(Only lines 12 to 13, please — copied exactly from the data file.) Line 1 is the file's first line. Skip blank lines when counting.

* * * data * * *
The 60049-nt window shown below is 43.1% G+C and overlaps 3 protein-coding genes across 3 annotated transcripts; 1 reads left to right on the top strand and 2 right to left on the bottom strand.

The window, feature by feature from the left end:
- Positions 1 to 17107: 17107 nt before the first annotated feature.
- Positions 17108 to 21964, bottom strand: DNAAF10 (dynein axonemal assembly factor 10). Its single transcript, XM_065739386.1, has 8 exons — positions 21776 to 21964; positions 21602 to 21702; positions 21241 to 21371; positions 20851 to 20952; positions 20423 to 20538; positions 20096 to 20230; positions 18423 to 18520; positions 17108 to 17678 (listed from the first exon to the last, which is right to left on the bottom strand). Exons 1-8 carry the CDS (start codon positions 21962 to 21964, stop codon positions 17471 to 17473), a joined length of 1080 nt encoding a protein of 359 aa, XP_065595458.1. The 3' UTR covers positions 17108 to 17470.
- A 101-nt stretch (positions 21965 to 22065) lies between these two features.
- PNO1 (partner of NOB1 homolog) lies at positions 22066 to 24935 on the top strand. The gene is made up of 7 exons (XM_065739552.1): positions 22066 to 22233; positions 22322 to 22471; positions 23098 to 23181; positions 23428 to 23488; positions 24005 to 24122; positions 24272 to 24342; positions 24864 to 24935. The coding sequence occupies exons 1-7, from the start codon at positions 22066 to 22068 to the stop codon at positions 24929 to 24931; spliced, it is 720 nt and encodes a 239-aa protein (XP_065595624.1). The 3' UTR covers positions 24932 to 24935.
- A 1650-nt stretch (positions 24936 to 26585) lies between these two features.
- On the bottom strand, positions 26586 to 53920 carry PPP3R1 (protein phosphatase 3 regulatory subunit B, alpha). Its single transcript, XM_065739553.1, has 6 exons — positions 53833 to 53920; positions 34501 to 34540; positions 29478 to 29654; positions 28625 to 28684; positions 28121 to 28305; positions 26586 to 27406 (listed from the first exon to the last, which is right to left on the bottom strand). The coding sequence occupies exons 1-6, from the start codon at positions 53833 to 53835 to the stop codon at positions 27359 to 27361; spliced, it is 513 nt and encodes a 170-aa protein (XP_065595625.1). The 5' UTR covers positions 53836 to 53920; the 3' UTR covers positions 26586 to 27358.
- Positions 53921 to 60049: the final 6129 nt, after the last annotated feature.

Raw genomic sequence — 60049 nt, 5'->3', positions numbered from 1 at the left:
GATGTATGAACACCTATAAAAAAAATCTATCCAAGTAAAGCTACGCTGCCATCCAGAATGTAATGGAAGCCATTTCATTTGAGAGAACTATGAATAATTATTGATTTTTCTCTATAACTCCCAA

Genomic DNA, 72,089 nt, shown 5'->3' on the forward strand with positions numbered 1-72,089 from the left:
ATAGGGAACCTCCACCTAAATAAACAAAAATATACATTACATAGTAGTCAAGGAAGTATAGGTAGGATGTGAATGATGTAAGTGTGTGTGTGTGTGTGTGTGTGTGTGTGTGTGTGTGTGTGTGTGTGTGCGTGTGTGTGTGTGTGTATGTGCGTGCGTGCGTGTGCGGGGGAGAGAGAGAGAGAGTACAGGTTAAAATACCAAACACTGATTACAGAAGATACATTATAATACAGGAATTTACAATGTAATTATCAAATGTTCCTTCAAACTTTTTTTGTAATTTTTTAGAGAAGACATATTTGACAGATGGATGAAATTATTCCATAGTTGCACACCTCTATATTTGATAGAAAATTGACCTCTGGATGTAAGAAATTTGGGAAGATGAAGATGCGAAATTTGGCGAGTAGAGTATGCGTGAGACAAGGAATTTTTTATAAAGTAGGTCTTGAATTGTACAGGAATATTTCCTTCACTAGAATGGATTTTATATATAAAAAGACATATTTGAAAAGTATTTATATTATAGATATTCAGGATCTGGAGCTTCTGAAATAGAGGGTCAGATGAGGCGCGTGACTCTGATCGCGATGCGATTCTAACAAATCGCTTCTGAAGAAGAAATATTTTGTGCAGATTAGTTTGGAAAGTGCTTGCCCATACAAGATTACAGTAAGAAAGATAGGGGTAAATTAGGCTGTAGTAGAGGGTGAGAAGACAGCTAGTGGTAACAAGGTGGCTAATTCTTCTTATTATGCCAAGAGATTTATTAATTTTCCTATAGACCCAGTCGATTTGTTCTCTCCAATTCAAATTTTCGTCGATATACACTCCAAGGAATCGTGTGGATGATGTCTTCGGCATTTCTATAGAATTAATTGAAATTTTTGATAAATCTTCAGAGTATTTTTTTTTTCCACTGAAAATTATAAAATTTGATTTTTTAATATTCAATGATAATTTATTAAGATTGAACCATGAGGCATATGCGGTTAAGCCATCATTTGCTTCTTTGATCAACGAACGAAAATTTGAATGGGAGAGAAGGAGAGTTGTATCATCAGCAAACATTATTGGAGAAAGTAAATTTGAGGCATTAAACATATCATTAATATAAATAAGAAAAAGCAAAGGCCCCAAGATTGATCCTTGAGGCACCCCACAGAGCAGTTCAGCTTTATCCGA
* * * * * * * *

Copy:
Genomic DNA, 72,089 nt, shown 5'->3' on the forward strand with positions numbered 1-72,089 from the left:
ATAGGGAACCTCCACCTAAATAAACAAAAATATACATTACATAGTAGTCAAGGAAGTATAGGTAGGATGTGAATGATGTAAGTGTGTGTGTGTGTGTGTGTGTGTGTGTGTGTGTGTGTGTGTGTGTGTGCGTGTGTGTGTGTGTGTATGTGCGTGCGTGCGTGTGCGGGGGAGAGAGAGAGAGAGTACAGGTTAAAATACCAAACACTGATTACAGAAGATACATTATAATACAGGAATTTACAATGTAATTATCAAATGTTCCTTCAAACTTTTTTTGTAATTTTTTAGAGAAGACATATTTGACAGATGGATGAAATTATTCCATAGTTGCACACCTCTATATTTGATAGAAAATTGACCTCTGGATGTAAGAAATTTGGGAAGATGAAGATGCGAAATTTGGCGAGTAGAGTATGCGTGAGACAAGGAATTTTTTATAAAGTAGGTCTTGAATTGTACAGGAATATTTCCTTCACTAGAATGGATTTTATATATAAAAAGACATATTTGAAAAGTATTTATATTATAGATATTCAGGATCTGGAGCTTCTGAAATAGAGGGTCAGATGAGGCGCGTGACTCTGATCGCGATGCGATTCTAACAAATCGCTTCTGAAGAAGAAATATTTTGTGCAGATTAGTTTGGAAAGTGCTTGCCCATACAAGATTACAGTAAGAAAGATAGGGGTAAATTAGGCTGTAGTAGAGGGTGAGAAGACAGCTAGTGGTAACAAGGTGGCTAATTCTTCTTATTATGCCAAGAGATTTATTAATTTTCCTATAGACCCAGTCGATTTGTTCTCTCCAATTCAAATTTTCGTCGATATACACTCCAAGGAATCGTGTGGATGATGTCTTCGGCATTTCTATAGAATTAATTGAAATTTTTGATAAATCTTCAGAGTATTTTTTTTTTCCACTGAAAATTATAAAATTTGATTTTTTAATATTCAATGATAATTTATTAAGATTGAACCATGAGGCATATGCGGTTAAGCCATCATTTGCTTCTTTGATCAACGAACGAAAATTTGAATGGGAGAGAAGGAGAGTTGTATCATCAGCAAACATTATTGGAGAAAGTAAATTTGAGGCATTAAACATATCATTAATATAAATAAGAAAAAGCAAAGGCCCCAAGATTGATCCTTGAGGCACCCCACAGAGCAGTTCAGCTTTATCCGA